MyCERT observed the APT40—aka BRONZE MOHAWK, FEVERDREAM, G0065, Gadolinium, GreenCrash, Hellsing, Kryptonite Panda, Leviathan, MUDCARP, Periscope, Temp.Periscope, and Temp.Jumper, has been active since at least 2009. The APT40 has targeted governmental organisations, companies, and universities in a wide range of industries including biomedical, robotics, and maritime research, targeting countries such as Cambodia, Belgium, Germany, Hong Kong, Philippines, Norway, Saudi Arabia, Switzerland, the United States, the United Kingdom and Malaysia.

2.0 General Tactic, Technique and Procedure (TTP)
It always started with a spear-phishing email pretending to be a journalist, an individual from a trade publication, or someone from a relevant military organisation or non-governmental organisation (NGO). Sometimes, the group has leveraged previously compromised email addresses to send spear-phishing emails.  APT40 typically utilises short and targeted campaigns.

The motives are usually data theft and exfiltration. The group's operations target government-sponsored projects and take large amounts of information specific to such projects, including proposals, meetings, financial data, shipping information, plans and drawings, and raw data.

APT40 is associated with malware from 51 different variants. Out of the 51 variants, 37 are non-public. At least 7 of these non-public tools (BADSIGN, FIELDGOAL, FINDLOCK, PHOTO, SCANBOX, SOGU, and WIDETONE) are shared with other suspected China-nexus operators.

Figure 1: APT40 attack lifecycle


3.0 Indicators of Compromise (IoC)

DadJoke Malware was first used in the wild in January 2019 and has undergone constant development. This malware has been used in several active campaigns since January 2019, all targeting government, military, and diplomatic entities in the Southeast Asia region. The latest campaign was conducted on August 29, 2019, and seems to have targeted only a few individuals working for a military organisation.

Kill Chain

  • Reconnaissance: The group has leveraged previously compromised email addresses or impersonation of emails to send spear-phishing emails
  • Delivery: Send spear-phishing emails with malicious attachments, although Google Drive has been observed. This includes pretending to be a journalist, an individual from a trade publication, or someone from a relevant military or non-governmental organisation (NGO).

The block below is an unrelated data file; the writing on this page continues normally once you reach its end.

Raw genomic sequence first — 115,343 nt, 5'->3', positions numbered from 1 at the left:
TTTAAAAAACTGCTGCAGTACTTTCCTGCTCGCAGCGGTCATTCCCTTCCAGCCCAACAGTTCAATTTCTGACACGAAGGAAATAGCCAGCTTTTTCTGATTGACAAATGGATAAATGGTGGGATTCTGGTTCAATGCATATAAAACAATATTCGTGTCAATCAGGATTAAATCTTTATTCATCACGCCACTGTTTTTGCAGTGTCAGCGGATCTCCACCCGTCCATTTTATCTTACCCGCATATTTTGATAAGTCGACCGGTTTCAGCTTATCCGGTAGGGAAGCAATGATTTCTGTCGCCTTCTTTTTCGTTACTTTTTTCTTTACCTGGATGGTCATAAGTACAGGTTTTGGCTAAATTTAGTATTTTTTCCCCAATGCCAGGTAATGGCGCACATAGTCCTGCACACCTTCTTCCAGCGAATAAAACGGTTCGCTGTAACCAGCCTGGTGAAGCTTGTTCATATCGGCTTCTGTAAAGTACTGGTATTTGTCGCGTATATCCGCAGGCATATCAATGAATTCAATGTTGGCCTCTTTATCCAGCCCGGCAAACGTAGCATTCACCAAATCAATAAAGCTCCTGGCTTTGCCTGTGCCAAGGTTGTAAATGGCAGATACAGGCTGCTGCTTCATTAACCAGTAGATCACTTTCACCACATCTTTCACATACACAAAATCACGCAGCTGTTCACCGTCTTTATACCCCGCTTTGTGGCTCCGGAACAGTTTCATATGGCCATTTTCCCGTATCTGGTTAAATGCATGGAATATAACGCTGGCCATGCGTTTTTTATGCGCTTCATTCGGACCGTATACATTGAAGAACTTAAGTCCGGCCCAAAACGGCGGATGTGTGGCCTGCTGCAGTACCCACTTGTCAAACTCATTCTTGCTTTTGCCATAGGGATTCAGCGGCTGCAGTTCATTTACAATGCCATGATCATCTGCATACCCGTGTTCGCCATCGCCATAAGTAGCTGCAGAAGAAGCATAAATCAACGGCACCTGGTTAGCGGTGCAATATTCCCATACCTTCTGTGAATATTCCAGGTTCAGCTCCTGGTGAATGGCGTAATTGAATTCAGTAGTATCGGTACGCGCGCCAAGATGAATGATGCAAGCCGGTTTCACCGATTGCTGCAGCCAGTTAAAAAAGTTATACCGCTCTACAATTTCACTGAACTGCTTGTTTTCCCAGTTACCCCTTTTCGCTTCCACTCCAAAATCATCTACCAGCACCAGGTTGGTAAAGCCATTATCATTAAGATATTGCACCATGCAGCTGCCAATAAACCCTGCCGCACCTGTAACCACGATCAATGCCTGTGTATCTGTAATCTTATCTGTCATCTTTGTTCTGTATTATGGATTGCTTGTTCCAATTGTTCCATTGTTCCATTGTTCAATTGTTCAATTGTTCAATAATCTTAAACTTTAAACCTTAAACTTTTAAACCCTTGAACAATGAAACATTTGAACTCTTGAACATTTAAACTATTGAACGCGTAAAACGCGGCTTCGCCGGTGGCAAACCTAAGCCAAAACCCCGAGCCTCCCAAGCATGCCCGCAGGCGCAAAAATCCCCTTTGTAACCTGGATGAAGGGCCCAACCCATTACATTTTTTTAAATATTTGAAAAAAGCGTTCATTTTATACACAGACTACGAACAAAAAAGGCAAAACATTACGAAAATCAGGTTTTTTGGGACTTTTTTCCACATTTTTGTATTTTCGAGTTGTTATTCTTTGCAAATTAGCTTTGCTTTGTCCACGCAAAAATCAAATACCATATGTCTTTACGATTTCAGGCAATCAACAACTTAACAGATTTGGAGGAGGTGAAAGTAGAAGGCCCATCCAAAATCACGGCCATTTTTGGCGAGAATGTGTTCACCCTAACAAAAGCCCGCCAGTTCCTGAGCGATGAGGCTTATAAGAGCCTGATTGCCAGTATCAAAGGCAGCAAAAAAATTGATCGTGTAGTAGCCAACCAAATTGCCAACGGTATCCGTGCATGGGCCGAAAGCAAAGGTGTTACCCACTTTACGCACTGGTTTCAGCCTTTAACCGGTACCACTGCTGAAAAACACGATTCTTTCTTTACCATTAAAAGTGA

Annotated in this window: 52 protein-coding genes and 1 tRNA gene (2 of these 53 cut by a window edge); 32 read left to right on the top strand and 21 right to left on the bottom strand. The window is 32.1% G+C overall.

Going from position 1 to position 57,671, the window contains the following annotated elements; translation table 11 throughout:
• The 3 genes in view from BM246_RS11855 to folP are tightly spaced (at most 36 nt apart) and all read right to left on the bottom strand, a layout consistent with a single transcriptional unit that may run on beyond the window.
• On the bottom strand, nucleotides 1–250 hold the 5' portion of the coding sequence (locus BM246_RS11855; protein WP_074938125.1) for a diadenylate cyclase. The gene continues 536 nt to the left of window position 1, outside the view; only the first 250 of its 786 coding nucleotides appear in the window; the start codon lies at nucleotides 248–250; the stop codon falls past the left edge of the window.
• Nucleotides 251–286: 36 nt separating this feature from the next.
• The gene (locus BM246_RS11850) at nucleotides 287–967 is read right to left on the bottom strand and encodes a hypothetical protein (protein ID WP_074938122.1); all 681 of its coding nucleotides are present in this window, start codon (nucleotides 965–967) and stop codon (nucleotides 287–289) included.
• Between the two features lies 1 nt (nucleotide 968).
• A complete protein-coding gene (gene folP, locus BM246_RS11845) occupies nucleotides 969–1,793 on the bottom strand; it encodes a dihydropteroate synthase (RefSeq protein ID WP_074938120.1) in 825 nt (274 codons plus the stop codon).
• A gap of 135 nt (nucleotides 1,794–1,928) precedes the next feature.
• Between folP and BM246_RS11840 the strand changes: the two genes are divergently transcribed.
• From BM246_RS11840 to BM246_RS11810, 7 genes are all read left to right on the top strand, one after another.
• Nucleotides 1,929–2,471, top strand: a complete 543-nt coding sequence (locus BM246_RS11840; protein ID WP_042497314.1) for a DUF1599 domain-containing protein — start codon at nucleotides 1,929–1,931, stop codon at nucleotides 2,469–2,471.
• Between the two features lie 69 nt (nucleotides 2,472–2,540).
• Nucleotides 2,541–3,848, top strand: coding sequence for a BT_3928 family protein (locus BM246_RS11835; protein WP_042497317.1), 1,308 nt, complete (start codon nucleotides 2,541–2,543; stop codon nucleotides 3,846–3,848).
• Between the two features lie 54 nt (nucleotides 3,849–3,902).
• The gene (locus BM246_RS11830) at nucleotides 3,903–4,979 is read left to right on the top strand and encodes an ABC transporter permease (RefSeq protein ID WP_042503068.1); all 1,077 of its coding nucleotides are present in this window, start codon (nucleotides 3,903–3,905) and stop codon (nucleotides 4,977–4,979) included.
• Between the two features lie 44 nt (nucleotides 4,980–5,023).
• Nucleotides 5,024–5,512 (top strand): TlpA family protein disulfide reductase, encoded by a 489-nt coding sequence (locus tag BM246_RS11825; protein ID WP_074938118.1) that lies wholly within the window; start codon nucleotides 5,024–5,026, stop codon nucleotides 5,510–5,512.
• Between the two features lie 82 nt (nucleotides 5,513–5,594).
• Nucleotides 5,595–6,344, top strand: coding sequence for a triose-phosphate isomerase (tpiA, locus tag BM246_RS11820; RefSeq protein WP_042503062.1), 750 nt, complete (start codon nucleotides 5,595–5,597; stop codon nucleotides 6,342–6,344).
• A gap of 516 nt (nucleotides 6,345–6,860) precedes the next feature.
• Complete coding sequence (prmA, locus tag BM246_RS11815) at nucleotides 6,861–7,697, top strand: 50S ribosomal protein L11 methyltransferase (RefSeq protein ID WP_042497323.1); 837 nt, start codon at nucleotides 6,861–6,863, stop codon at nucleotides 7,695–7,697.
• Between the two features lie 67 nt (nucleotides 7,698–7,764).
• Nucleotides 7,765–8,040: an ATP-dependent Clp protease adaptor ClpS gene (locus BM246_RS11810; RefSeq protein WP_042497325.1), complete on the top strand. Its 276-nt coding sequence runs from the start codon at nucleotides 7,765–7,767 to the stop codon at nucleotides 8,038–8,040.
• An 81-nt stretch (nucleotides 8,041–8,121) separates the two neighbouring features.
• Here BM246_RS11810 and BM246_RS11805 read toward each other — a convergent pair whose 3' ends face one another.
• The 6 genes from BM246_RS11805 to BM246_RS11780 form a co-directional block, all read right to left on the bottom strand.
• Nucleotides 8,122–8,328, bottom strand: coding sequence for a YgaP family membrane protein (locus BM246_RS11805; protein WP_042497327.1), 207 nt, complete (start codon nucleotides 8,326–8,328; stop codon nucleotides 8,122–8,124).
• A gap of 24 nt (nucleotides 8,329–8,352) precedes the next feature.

• Weaponisation: Microsoft document with enabling macro that extracts malicious exe to download loader.
  • Exploitation:
    • CVE-2014-6352: Microsoft Windows Vista SP2, Windows Server 2008 SP2 and R2 SP1, Windows 7 SP1, Windows 8, Windows 8.1, Windows Server 2012 Gold and R2, and Windows RT Gold and 8.1 allow remote attackers to execute arbitrary code via a crafted OLE object, as exploited in the wild in October 2014 with a crafted PowerPoint document.
    • CVE-2017-0199: Microsoft Office 2007 SP3, Microsoft Office 2010 SP2, Microsoft Office 2013 SP1, Microsoft Office 2016, Microsoft Windows Vista SP2, Windows Server 2008 SP2, Windows 7 SP1, Windows 8.1 allow remote attackers to execute arbitrary code via a crafted document, aka "Microsoft Office/WordPad Remote Code Execution Vulnerability w/Windows API.
  • Installation:
    • Utilises unique “iShape” names benign exe, loader dll, and hidden content
    • Facilitates extraction and execution of main payload primarily in memory
    • Load order hijacking using benign Windows Defender exe
    • Contains an encrypted config block and LZMA compressed as the main payload.
  • Command and Control: Beacon + download and execute stage 2. The Beacon is also encrypted and looks like png.
  • Actions on Objectives: Data theft and exfiltration. The group's operations target government-sponsored projects and take large amounts of information specific to such projects, including proposals, meetings, financial data, shipping information, plans and drawings, and raw data.